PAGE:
Ruby Karp first performed at the Upright Citizens Brigade at three years old. Since then, she has developed as a comedian, author, and feminist. In 2017, she wrote and published her memoir, Earth Hates Me: True Confessions of a Teenage Girl. In her lighthearted and wise voice, Ruby tells firsthand stories and shares her advice about embracing life as a teenage girl. I had the pleasure of speaking with her about all things feminism, comedy, writing, and the art of not enjoying your own Bat Mitzvah.
You wrote a lot about your admiration for your mom, specifically how she influenced your idea of feminism. What has it been like to share this experience of writing and publishing a book with her?
My mom is the person who I immediately go to about my book. She runs the the Instagram account for Earth Hates Me. I have managers and agents, but my mom is the person who is on every email. She is one of the most important people for me in this whole process.
What’s the hardest part of being a young feminist?
People not taking you seriously. Because I’m young, a lot of people may not want to give me the time of day, or hear what I have to say. It’s as if you don’t have credibility because you’re young, and on top of that, you’re preaching something as controversial as feminism…even though it shouldn’t be controversial. And those two things together, being young and a feminist you get lost in “oh, you’re one of those young liberals,” as opposed to a true voice.
At jGirls we believe that each person has a right to define Judaism on her own terms. How does Judaism play into your life?
I associate Judaism a lot with growing up, because it defined so many moments with my grandparents. A lot of things about Judaism relate to “home” for me. I was super obsessed with having a Bat Mitzvah, because, you know, I wanted a party. And this consisted of a lot of private Hebrew lessons because Bat Mitzvahs are a whole thing.
What was your Bat Mitzvah like for you?
Ok, the thing about my Bat Mitzvah…did you also not have a good time at yours? I feel like nobody has a good time at their own Bat Mitzvah. First of all, I felt like it was way too short. I got no time to do anything! The whole time I was just taking pictures with relatives or in photo booths with my friends. I feel like I had two seconds on the dance floor. I had so many people to say “hi” to. And it was really weird being the center of attention.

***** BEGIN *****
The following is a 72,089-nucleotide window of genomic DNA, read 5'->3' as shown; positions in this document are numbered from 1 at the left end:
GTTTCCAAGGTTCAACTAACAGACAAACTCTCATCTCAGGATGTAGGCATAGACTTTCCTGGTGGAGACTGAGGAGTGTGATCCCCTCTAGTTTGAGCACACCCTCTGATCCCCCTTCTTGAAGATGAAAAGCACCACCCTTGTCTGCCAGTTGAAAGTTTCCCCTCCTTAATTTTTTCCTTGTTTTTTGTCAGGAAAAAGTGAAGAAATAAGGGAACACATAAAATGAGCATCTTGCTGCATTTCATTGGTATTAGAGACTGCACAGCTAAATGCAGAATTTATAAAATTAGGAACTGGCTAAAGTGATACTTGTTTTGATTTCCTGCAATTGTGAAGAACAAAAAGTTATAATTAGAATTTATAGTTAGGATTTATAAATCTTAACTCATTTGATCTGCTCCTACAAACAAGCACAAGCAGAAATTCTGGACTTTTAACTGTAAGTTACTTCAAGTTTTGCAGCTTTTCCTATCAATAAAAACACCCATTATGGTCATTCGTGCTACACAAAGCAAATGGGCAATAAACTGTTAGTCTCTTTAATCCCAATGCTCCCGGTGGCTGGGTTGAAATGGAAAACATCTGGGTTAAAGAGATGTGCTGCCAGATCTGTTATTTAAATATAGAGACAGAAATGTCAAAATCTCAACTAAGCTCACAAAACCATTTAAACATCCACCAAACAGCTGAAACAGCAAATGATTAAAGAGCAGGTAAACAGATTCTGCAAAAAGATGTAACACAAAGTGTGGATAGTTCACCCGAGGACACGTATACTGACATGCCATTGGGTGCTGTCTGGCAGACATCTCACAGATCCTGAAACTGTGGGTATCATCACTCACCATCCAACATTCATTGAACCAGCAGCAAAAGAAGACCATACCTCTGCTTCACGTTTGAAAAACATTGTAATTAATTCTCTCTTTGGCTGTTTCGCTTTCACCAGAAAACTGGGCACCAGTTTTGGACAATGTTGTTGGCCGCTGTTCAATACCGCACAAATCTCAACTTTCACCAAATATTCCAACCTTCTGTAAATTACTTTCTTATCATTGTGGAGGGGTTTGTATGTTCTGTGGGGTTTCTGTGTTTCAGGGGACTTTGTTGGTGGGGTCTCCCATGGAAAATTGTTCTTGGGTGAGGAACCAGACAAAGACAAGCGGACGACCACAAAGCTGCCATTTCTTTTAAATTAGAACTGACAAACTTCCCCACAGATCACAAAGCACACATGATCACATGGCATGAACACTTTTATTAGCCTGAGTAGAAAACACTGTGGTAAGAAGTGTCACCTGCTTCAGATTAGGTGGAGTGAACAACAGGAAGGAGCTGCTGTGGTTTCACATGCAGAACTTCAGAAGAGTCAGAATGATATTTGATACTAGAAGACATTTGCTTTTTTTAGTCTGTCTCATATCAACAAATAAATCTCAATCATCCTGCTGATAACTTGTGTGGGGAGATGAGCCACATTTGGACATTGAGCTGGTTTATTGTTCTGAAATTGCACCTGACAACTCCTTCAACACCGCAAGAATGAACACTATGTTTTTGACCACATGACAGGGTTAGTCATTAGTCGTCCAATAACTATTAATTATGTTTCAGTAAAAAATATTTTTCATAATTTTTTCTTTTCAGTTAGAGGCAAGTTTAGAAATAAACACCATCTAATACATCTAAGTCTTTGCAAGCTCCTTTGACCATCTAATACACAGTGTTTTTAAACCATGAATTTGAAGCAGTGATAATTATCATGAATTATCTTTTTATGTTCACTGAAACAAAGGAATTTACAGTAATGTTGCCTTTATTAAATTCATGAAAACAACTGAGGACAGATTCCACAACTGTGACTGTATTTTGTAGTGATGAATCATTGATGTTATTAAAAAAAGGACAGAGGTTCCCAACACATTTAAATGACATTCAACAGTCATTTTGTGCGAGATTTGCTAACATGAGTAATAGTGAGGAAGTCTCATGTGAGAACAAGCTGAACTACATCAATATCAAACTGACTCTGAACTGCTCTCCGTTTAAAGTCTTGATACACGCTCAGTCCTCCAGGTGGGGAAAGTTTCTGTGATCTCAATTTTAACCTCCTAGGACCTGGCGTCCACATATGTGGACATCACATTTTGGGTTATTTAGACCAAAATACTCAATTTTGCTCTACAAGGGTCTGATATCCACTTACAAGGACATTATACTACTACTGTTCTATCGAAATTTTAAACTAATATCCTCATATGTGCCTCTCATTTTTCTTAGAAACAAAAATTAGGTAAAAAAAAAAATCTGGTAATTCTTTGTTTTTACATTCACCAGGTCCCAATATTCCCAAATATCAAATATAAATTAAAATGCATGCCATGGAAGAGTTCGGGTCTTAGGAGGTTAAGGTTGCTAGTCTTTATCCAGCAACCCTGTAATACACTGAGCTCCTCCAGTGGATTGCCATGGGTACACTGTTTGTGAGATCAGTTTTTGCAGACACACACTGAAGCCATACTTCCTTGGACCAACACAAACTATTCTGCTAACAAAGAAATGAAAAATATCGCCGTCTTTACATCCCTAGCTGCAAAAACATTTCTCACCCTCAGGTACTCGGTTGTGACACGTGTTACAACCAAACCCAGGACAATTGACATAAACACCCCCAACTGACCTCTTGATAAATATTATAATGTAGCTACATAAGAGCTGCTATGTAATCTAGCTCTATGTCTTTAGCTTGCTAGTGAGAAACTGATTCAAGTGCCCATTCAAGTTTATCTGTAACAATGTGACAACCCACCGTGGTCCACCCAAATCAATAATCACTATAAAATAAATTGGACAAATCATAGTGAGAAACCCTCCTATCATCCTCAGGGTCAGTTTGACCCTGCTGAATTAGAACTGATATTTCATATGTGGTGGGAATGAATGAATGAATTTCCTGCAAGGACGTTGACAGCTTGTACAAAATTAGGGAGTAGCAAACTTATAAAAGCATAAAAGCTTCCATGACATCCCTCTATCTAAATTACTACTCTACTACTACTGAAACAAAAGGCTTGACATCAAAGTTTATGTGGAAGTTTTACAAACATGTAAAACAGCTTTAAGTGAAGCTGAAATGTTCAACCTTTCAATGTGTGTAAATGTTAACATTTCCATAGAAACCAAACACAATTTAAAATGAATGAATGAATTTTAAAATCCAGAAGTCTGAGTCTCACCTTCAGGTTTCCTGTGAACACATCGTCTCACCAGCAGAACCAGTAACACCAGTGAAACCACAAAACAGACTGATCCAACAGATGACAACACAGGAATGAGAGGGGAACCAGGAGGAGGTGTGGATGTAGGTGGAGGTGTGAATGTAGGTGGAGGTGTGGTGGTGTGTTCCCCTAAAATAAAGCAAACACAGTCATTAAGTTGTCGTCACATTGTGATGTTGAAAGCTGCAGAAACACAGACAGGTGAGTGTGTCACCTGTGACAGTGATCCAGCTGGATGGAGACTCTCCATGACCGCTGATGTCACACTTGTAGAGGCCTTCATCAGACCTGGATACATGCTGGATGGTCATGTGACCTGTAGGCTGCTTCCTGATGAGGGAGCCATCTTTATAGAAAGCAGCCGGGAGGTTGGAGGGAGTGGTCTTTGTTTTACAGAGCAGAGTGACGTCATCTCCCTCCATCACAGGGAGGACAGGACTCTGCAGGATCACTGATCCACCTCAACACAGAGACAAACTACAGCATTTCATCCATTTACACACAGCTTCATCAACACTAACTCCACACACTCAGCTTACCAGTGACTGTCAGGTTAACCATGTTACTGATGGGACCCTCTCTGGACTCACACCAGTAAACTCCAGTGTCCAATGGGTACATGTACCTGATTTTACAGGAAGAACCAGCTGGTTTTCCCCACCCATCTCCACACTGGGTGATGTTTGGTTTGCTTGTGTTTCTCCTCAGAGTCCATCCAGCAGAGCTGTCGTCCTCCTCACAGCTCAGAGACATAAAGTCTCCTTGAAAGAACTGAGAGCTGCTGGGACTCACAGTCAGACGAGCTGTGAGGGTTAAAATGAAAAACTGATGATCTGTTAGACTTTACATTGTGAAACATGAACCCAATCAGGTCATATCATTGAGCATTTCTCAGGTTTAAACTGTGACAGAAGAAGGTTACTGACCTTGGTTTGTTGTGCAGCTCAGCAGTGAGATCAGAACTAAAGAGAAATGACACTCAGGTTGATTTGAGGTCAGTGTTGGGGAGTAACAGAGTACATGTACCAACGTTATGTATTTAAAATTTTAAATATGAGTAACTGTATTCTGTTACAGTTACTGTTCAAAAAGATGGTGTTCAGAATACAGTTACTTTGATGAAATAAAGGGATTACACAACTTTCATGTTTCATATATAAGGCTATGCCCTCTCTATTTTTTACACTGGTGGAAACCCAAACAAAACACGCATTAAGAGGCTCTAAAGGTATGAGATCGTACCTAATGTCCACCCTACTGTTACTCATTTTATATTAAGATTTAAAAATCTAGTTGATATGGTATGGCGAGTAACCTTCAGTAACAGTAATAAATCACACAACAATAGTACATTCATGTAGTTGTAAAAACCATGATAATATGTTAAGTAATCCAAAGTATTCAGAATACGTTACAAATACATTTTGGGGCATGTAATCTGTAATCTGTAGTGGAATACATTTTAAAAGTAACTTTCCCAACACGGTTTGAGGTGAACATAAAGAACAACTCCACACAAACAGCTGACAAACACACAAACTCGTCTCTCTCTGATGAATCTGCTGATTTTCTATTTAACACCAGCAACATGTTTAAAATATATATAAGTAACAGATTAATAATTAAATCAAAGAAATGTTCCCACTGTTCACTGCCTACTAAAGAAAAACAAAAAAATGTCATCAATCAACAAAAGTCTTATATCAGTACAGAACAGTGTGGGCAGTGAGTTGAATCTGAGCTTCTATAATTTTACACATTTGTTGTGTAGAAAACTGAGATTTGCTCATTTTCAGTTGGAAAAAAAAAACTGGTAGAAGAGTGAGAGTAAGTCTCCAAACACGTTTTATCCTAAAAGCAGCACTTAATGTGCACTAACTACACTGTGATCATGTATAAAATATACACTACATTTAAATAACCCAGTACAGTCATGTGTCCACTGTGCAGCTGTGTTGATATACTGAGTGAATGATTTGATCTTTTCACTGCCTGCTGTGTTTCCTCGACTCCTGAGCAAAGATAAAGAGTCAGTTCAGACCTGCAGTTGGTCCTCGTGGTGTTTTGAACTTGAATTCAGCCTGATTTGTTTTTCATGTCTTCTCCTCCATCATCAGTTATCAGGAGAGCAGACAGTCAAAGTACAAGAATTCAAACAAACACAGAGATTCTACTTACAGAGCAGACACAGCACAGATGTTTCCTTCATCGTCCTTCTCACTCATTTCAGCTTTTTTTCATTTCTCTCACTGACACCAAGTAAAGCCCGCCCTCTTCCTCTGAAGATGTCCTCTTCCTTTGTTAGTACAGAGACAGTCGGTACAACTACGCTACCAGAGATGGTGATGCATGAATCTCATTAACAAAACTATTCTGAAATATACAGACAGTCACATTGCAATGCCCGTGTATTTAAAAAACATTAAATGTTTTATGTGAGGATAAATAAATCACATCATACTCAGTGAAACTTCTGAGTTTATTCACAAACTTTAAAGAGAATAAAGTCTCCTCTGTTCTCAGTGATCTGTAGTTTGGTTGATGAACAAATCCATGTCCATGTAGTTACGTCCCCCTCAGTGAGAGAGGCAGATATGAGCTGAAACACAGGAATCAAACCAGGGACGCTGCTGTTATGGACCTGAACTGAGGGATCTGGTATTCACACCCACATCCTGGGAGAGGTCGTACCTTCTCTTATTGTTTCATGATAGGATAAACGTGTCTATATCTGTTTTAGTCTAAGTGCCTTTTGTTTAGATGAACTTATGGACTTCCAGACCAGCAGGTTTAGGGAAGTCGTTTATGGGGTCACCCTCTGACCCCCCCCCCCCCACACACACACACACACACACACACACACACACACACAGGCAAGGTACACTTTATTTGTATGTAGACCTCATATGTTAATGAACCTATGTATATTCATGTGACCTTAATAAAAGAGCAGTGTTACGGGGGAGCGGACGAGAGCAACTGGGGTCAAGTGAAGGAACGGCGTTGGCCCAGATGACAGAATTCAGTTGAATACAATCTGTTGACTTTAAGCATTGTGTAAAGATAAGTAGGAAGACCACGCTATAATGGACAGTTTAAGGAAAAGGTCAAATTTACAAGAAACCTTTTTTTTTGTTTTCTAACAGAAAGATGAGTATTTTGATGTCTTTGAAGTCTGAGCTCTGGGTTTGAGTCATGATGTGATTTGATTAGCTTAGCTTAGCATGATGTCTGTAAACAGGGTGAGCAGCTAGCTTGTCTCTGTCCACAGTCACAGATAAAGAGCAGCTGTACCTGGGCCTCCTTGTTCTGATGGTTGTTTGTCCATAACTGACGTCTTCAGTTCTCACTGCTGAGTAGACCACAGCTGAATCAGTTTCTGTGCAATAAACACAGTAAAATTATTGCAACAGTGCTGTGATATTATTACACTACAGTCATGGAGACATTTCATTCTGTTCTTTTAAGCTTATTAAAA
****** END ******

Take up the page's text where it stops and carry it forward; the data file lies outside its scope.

Did you feel a lot of pressure with relationships at this point?
Oh! My middle school diaries are so much more intense than my diaries now…you have no idea. I was so emotional as a child…ridiculously emotional.
What was the hardest part about writing Earth Hates Me?
I didn’t write any of the book previous to getting the book deal. The publisher bought the book as an idea. So I was under a contract to finish the final manuscript in eight months. I got the book deal July before my Junior year, and for the first few months I wasn’t too worried about it at all. But then December rolls around and I’d written only the drafts of about four chapters. So I had a lot of pressure, both good and bad pressure, to just write. I couldn’t procrastinate. The deadline made it so I just put ideas out there because I needed to.
Did you experience feelings of self doubt while writing the book? How do you cope with that feeling?
Oh yeah. I’m a person who really wants everyone to like me. So I would just picture the book reviews and comments. I’d drive myself crazy writing chapters. But everyone’s going to disagree with something. I had to say to myself: “Take a step back. You have no control over what people are going to get out of this Just put as much of yourself into it as you possibly can and hopefully people see that you’re a genuine human being.”
In each chapter of your book, you include a touch of your own humor. How does humor weave its way into your life?
The title of the book— Earth Hates Me—really does play into my everyday life. It’s a running joke with my friends that I just have really bad luck. When small, stupid things happen to me, they always have a tad of irony to them.
What advice do you have for other young people pursuing comedy?
You need to write. Keep a journal, write stand up, write scripts, go to open mics. Put yourself out there as much as possible. The comedy community is not that big and if you’re really putting yourself out there it will pay off. Things will start happening for you.
How is your personality different when you’re on stage compared to when you’re at home? And when you write?
Oh, my personality on stage is a completely different human being. On stage, my personality is very outgoing, maybe even obnoxious. At home, I’m such a calm person. I might even consider myself “chill.” When I write, a different side of me comes out because in my writing I’m very truthful. Even when I’m sitting down with my friends, I’m not explaining all of my feelings in specific detail. When I wrote my book, for that year, that was my diary. It was so therapeutic!
Any last piece of advice for other girls your age?
Get through high school. This is an important part of my book, actually. You can’t get through life obsessing when you’re going to get out of something. If you sit in high school just wondering when it’s going to end, you’re just wasting your time. Try to always make the most of what you can.